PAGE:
Monday, September 25 is Yom Kippur. The Cemetery office and gates will be closed.

Our Stories

Hebron's Stories

If a story is important, then it must be told. We can portray dreams of what the future may hold, or allow introspection on what has occurred in the past. A story is a narrative that can relay lessons and warnings. A story can teach us about hope and remind us how important and meaningful our lives are. We are unearthing stories about those buried at Mount Hebron Cemetery.

Ilona Gluck: Auschwitz Survivor

From being brought into a great family surrounded by friendly people to being forced into the ghettos, Ilona Gluck is no stranger to the world's harshness. Ilona was taken from the comfort of her home and cast into the concentration camps, where she would call her home for months. No one could have imagined the horrors that awaited them at Auschwitz.

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Ignac Varkonyi: Hungarian Holocaust Survivor

October 22, 1941, was the day that would change Ignac's life forever, although he did not know that at the time. This day would mark the transition from home to the labor camps. No one would have imagined this would be the start of 48 months of intense labor and harsh conditions that no human should ever endure. He recalls the yellow bands the Jews had to wear to show they were Jewish.

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Frances Irwin: Sole Survivor & Child of Auschwitz

Despite all the evil and hatred she faced, Frances Irwin never lost her faith in humanity. In fact, she chose to focus on the good that she could find in her others. Additionally, she heeded her fatherís advice and was a good, caring person. Her extraordinary life, as a survivor, educator, and philanthropist and is one that everyone can be inspired by.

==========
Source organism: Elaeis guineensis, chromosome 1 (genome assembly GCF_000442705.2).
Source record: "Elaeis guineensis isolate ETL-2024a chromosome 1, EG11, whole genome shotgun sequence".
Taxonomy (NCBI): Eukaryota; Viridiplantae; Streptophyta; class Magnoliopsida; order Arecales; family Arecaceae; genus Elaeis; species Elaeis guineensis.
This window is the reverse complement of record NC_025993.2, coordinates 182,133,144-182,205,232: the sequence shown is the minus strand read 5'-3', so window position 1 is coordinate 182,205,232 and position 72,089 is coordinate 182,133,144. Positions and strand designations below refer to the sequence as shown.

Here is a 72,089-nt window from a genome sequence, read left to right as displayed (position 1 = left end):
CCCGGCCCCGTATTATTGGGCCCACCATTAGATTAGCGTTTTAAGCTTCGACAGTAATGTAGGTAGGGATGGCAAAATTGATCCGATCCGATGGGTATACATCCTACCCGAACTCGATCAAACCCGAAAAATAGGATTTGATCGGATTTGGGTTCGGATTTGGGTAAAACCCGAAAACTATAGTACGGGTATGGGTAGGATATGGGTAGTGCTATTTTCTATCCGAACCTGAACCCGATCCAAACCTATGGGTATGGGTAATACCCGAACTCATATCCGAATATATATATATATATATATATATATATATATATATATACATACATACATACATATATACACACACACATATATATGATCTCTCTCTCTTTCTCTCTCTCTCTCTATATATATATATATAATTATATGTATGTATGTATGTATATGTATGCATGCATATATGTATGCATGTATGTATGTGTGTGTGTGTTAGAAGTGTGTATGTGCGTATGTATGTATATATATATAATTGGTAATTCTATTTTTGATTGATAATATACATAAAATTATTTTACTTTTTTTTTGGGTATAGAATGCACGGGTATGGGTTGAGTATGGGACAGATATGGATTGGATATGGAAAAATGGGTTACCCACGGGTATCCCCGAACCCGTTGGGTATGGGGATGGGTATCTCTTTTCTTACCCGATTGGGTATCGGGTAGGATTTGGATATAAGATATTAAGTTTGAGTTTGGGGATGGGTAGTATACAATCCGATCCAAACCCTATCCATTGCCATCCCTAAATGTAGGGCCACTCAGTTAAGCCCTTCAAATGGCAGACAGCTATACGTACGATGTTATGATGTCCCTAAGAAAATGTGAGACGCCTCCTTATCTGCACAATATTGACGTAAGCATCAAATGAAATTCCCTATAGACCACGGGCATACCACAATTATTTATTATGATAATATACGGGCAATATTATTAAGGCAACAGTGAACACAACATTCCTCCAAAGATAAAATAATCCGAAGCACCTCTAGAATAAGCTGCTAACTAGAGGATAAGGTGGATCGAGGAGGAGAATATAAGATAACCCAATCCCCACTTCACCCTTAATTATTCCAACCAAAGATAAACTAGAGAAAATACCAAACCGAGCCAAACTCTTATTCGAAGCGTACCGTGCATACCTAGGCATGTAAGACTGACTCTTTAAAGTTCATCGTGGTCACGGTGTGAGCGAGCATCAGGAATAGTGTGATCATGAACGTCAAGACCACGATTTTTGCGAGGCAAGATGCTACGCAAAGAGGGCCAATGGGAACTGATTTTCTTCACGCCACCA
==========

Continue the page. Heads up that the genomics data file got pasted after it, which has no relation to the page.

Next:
• Published: Friday, July 29, 2022
  • Category: Survivors
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Mount Hebron: Holocaust Memorials

Mount Hebron Cemetery, in Flushing, NY is the final resting place for a quarter million extraordinary individuals. The Cemetery is home to over 1,200 societies. Many of these societies were born from emmigration from Eastern Europe to America after World War II. We have several Holocaust Memorial monuments on these grounds that pay tribute and honor to those who lost their lives.

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Victor Huppert: Holocaust Survivor

Victor Huppert was born in Austria and became a Prisoner of War during the Russian Revolution and was released. During the rise of Anti-Semitism in he attended Medical school with the help of a Catholic Priest. He went on to become a doctor in a Russian work camp rather than be sent to Germany and travelled the world to survive the Holocaust.

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